Recommendation is the best salesman any business can have.
There are times when excellent service should be openly appreciated and talked about.
The best business boosters of all are word of mouth, online forums or a suggestion box.
By the same token I criticise any business that leaves something to be desired.
I think more of us should do so.
When I complained about poor service my ex suggested I let it pass; she suggested I be less of a rebel.
Her way was to live with it; to not make a fuss. As I pointed out to her, if it wasn’t for rebels like me we would be working 96 hours a week; they would still be sending kids down mines.
We need more people like the Victor Meldrew character played by Richard Wilson in the BBC comedy One Foot in the Grave.
A responsible business owner encourages customer complaints. He works on the principle: ‘If I get it right tell the world. If I get it wrong tell me.’
Businesses should pin these words over their cash points. The boss needs to see why he is losing customers so he can prevent their flitting to rival businesses.
Larger concerns, especially household name stores and car giants, pay mystery shoppers considerable fees to be make believe customers.
Reporting back on their experience any shortcomings seen through the customers’ eyes, can be rectified. Smaller businesses get their mystery shoppers free of charge.
All they need do is invite customers to be candid as to the service received; there is no better business partner than the involved customer.
I have seen them all and seen them off.
The optician’s wench who sneered; ‘you do realise you have to pay.’ The teenage dentist’s receptionist who snarled: ‘who are you; what is your name?’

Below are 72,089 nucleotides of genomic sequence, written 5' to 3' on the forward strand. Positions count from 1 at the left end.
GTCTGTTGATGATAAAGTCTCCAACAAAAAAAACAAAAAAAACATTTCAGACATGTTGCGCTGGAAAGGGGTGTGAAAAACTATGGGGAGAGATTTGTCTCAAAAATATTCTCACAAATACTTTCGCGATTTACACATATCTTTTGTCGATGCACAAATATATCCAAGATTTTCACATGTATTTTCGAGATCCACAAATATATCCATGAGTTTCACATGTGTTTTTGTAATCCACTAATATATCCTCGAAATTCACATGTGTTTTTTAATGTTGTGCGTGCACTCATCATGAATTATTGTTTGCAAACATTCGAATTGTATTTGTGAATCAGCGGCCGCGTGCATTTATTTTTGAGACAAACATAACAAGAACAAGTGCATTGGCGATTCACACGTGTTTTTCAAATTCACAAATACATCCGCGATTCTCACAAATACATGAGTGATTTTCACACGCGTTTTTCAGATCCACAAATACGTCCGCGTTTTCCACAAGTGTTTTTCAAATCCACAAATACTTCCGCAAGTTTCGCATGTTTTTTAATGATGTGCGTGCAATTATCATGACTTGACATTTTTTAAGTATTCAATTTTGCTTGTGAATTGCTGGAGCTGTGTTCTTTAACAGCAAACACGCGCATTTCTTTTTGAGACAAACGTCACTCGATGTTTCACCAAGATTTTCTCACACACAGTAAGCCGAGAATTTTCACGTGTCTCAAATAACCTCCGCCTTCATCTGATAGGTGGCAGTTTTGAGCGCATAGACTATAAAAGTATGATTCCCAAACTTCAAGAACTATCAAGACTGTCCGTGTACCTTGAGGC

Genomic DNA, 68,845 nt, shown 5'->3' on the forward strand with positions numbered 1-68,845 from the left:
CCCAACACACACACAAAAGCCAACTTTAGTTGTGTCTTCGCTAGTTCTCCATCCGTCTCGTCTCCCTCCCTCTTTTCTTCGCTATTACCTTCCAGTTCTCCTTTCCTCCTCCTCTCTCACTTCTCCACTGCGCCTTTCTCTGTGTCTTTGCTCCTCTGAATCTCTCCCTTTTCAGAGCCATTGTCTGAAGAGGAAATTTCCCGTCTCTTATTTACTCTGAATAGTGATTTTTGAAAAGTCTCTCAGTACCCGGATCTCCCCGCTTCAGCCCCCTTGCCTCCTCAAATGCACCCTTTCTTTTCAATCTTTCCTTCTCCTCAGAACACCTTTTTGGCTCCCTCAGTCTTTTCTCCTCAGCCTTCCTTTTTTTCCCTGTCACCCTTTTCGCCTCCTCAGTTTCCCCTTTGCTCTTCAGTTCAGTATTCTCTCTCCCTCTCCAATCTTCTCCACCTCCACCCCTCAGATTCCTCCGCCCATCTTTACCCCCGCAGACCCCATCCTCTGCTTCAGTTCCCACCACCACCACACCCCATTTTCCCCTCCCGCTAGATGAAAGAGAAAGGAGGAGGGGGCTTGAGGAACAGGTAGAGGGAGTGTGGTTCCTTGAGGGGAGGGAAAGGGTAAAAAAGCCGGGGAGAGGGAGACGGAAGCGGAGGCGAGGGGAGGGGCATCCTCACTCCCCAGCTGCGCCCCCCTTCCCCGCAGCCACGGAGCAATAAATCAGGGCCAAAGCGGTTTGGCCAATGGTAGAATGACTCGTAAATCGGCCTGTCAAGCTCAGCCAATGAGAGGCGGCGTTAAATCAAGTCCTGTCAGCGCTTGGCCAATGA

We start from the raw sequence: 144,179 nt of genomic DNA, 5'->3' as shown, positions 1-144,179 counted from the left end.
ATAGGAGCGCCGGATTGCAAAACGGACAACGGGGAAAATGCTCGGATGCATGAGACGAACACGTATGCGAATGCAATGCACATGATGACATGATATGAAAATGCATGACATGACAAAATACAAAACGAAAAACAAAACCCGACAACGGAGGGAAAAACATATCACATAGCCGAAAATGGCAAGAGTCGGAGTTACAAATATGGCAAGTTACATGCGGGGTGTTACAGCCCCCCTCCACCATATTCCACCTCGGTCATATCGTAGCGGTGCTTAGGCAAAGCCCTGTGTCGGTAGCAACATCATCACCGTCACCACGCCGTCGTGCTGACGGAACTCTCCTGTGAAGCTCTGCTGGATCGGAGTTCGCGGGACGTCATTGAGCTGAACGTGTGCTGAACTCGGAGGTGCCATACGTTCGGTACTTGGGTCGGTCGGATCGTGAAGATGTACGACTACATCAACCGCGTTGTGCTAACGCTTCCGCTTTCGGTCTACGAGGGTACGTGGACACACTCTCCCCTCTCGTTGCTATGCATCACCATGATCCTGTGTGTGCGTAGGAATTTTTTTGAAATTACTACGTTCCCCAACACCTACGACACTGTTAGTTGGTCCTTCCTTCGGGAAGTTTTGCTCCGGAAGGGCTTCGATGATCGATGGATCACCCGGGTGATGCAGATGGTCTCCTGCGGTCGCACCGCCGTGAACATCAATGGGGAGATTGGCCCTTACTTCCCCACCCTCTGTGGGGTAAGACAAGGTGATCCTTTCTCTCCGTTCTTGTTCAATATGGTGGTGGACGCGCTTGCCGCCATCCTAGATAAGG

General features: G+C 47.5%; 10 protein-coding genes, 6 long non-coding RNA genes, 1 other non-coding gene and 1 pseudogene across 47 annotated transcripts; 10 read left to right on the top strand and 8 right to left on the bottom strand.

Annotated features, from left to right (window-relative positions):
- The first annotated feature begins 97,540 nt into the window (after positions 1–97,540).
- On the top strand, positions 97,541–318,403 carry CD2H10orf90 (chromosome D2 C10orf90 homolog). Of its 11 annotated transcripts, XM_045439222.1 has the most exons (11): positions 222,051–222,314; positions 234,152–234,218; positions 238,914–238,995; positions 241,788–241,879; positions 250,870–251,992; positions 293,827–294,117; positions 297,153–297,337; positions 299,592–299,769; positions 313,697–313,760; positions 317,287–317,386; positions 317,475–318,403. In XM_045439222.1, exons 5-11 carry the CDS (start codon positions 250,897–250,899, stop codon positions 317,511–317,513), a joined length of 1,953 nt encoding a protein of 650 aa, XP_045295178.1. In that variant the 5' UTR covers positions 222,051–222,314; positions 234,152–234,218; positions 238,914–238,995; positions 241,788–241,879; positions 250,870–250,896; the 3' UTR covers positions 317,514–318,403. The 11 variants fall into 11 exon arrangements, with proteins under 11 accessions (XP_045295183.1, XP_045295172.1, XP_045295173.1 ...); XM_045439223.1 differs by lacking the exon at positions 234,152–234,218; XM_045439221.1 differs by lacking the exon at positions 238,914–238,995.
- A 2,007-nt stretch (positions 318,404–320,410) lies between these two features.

Another who publicly questioned my ownership of a debit card? Once when queuing at a health centre’s reception desk we could all hear a patient discussing her urinary ailments.
Only when I complained did they have the wit to provide a privacy space such as that provided by banks and post offices.
Recently NHS staff was sent on a course to teach them how to be civil; so were policemen.
Imagine: a course to teach one how to say please and thank you. In my experience medical centre managers go to great lengths to provide excellent service and delight in hearing patients’ suggestions and complaints.
When I recently set out faults about a certain practice a town hall official conceded she identified it from my description.
See themselves as sacred cows; some doctors let their profession down with curtness or rudeness.
I complained about one such.
The practice management couldn’t thank me enough for drawing their attention to it; I got a new doctor, she was reprimanded.
I had struck a blow not just for me but those too meek to complain. The timid have rebels like me to thank for their being treated with civility.
Poor service from staff exists because customers accept it; we shouldn’t.
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